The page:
LeCosPA Joins International Satellite Telescope Project Monitoring Gamma Ray Bursts
The Leung Center for Cosmology and Particle Astrophysics (LeCosPA) has joined the Ultra-Fast Flash Observatory (UFFO) project, a new satellite telescope that will observe the instantaneous signals of gamma-ray bursts. The UFFO team was formed by the Korean Ewha Women’s University, University of California at Berkeley, Moscow State University and NTU. LeCosPA is not only assembling the telescope’s X-ray trigger system, but is also simulating the effects of radiation backgrounds. All project components will be completed by May, in time for final verification testing that commences in June at Taiwan’s National Space Organization (NSPO).
For the last two decades, scientific research has seen dramatic breakthroughs in astrophysics and cosmology that have revolutionized our worldview. These discoveries have given rise to further questions for science in the new century, and the search for answers often requires exploring the deepest regions of the universe for signals emanating from the most energetic particles. Gamma-ray bursts are caused by the collapse of massive stars or by the merging of two stars (manifested as neutron stars or black holes). Gamma-ray bursts are the second-most powerful explosions in the universe, emitting most of their energy in the first few seconds from energetic particles. To circumvent confounding effects from Earth’s environment and to monitor instantaneous signals from gamma-ray bursts, a satellite telescope, such as that of the UFFO project, is indispensable.
The UFFO telescope is based on microelectronic mechanical systems (MEMS) technology, which can react to transient signals, such as gamma-ray bursts, within one millisecond. The telescope can trace instantaneous gamma-ray burst signals much more effectively than any other existing gamma-ray burst satellite telescope. The UFFO project, therefore, has created a unique scientific opportunity that is at the very forefront of astrophysics.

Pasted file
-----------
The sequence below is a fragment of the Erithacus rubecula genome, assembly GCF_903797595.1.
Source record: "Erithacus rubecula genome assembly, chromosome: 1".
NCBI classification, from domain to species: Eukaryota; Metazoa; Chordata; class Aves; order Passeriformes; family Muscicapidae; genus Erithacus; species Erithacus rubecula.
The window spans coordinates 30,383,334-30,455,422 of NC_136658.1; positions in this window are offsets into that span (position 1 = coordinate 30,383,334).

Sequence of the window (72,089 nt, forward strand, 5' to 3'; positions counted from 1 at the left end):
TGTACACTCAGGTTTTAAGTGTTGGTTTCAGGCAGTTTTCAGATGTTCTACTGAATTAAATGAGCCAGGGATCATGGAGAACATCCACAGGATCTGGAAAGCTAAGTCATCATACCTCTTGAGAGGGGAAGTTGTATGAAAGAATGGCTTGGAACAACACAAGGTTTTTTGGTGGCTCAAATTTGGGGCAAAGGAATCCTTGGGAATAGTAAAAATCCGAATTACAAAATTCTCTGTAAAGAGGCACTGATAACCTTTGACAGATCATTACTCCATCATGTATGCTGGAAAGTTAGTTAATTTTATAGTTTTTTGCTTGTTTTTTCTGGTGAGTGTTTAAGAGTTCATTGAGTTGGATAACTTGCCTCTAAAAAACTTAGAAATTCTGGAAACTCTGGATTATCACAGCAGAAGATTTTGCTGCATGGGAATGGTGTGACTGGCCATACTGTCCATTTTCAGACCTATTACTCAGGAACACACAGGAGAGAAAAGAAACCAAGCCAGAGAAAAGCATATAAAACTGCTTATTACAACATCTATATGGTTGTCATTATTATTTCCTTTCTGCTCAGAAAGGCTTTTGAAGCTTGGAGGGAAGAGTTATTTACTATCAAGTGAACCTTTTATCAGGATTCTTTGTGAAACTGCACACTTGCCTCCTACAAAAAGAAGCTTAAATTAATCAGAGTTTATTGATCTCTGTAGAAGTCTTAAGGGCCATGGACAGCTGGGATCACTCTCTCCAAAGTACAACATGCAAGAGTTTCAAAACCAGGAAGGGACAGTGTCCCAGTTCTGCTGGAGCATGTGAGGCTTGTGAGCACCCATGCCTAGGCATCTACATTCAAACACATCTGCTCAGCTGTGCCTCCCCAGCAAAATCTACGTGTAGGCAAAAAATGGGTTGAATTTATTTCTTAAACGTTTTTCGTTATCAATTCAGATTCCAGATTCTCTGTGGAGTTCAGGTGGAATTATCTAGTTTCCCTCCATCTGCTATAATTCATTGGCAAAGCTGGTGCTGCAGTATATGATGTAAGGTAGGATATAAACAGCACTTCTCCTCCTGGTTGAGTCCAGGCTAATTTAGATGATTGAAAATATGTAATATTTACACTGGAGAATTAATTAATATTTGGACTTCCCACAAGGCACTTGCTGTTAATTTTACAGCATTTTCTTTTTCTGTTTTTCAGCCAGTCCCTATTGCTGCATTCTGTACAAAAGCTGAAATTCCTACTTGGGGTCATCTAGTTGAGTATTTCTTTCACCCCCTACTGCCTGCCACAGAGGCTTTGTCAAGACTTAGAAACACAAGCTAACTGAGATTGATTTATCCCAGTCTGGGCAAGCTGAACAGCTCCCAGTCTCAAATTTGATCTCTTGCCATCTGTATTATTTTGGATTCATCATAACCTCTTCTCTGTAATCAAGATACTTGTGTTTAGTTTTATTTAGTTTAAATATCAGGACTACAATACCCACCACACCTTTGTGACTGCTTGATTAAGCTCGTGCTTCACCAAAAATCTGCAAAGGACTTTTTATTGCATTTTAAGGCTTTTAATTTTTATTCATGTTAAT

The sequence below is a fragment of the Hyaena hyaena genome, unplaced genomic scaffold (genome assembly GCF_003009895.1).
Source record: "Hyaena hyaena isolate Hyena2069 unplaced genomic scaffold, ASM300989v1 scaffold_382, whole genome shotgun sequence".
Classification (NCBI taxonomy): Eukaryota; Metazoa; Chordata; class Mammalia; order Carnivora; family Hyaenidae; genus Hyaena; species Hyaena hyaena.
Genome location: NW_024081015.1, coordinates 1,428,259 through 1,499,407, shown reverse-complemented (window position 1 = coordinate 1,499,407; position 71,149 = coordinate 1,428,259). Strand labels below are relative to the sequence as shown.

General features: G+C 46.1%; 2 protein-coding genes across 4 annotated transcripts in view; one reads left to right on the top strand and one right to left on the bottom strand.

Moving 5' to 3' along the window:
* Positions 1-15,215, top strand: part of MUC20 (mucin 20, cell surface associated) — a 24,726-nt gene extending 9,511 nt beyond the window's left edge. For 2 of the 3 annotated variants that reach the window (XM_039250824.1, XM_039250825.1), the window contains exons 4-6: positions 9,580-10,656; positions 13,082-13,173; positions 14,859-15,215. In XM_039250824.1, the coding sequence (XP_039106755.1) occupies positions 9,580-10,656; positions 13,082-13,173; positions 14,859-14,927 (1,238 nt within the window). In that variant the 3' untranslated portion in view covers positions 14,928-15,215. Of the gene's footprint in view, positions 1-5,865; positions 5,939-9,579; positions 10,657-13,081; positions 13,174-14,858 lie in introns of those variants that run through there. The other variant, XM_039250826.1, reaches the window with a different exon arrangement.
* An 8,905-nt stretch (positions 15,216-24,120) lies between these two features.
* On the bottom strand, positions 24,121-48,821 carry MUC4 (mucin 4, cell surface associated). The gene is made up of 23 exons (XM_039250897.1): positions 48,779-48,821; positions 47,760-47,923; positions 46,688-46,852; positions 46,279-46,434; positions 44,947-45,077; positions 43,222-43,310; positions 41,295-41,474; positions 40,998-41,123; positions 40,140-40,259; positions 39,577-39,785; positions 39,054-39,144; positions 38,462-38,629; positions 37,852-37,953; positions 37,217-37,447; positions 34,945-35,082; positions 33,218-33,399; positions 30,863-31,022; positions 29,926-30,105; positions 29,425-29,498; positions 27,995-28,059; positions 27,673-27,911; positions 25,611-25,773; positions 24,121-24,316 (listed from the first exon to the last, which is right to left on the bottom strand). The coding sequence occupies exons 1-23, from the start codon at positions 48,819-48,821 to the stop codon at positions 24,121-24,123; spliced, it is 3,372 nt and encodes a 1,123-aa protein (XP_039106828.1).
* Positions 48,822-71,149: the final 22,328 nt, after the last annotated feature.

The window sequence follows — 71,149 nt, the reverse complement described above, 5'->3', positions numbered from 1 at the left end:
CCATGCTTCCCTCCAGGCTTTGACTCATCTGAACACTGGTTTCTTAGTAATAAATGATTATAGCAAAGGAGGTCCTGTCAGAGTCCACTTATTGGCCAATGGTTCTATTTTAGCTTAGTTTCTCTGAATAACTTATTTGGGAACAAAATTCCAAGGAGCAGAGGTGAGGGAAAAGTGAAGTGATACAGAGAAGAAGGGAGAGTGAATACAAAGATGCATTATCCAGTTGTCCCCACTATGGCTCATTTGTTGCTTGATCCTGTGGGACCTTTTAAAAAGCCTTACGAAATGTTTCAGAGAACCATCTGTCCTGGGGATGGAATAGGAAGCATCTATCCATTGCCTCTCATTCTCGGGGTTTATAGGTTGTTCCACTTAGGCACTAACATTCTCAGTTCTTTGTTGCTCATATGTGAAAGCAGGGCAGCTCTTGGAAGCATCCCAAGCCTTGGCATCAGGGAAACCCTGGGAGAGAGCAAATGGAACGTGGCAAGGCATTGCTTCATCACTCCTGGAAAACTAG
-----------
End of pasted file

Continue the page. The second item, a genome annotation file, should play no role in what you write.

On the technical side, the Korean collaborators have amassed extensive experience in the development the MEMS-based space telescopes. Their first MEMS-based micro-satellite telescope, MTEL (MEMS Telescope for Extreme Lightning), was delivered to Russia and launched with the Tatyana-2 micro-satellite in February 2009.
Taiwan’s UFFO team, by contrast, has a solid background in particle and high-energy astrophysics, cosmology, gamma ray detection, radiation simulations and data analysis. NTU will complete the assembly and calibration of the UFFO X-ray trigger system by May. Besides building the trigger system, LeCosPA has also teamed up with NSPO here in Taiwan to conduct space environment verification testing, control for vibration during launch and monitor the thermal-vacuum variation in the space environment.
The UFFO telescope is scheduled to be launched at the Baikonur Cosmodrome in November. The research and development conducted for the UFFO’s MEMS micromirror array is expected to prompt technical and commercial applications in Taiwan. The UFFO project represents a unique opportunity for astrophysics and cosmology. LeCosPA and NTU are excited to be participating in such a significant project.